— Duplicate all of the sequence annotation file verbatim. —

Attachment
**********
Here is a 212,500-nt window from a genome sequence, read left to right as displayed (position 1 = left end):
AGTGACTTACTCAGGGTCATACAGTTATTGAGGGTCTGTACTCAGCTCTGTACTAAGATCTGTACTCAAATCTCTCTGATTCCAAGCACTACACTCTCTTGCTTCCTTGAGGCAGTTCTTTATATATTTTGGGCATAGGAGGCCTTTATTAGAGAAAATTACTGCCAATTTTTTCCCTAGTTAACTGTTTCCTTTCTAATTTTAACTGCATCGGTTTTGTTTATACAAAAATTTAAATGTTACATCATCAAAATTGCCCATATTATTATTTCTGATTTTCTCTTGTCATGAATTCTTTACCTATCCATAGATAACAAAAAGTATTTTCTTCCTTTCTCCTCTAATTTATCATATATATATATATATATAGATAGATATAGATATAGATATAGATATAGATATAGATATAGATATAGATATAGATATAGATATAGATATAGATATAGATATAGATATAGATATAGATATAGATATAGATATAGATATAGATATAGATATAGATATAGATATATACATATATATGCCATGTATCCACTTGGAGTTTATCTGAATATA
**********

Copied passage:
Here is a 212,500-nt window from a genome sequence, read left to right as displayed (position 1 = left end):
AGTGACTTACTCAGGGTCATACAGTTATTGAGGGTCTGTACTCAGCTCTGTACTAAGATCTGTACTCAAATCTCTCTGATTCCAAGCACTACACTCTCTTGCTTCCTTGAGGCAGTTCTTTATATATTTTGGGCATAGGAGGCCTTTATTAGAGAAAATTACTGCCAATTTTTTCCCTAGTTAACTGTTTCCTTTCTAATTTTAACTGCATCGGTTTTGTTTATACAAAAATTTAAATGTTACATCATCAAAATTGCCCATATTATTATTTCTGATTTTCTCTTGTCATGAATTCTTTACCTATCCATAGATAACAAAAAGTATTTTCTTCCTTTCTCCTCTAATTTATCATATATATATATATATATAGATAGATATAGATATAGATATAGATATAGATATAGATATAGATATAGATATAGATATAGATATAGATATAGATATAGATATAGATATAGATATAGATATAGATATAGATATAGATATAGATATAGATATAGATATAGATATATACATATATATGCCATGTATCCACTTGGAGTTTATCTGAATATA